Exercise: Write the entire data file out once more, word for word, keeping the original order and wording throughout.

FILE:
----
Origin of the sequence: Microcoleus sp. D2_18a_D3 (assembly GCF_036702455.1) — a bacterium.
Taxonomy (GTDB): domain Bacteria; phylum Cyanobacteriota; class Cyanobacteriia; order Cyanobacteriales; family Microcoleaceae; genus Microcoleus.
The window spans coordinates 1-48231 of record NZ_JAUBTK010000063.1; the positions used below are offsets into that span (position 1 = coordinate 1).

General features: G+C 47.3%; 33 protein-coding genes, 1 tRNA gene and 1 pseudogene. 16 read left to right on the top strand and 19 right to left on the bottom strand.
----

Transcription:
Origin of the sequence: Microcoleus sp. D2_18a_D3 (assembly GCF_036702455.1) — a bacterium.
Taxonomy (GTDB): domain Bacteria; phylum Cyanobacteriota; class Cyanobacteriia; order Cyanobacteriales; family Microcoleaceae; genus Microcoleus.
The window spans coordinates 1-48231 of record NZ_JAUBTK010000063.1; the positions used below are offsets into that span (position 1 = coordinate 1).

General features: G+C 47.3%; 33 protein-coding genes, 1 tRNA gene and 1 pseudogene. 16 read left to right on the top strand and 19 right to left on the bottom strand.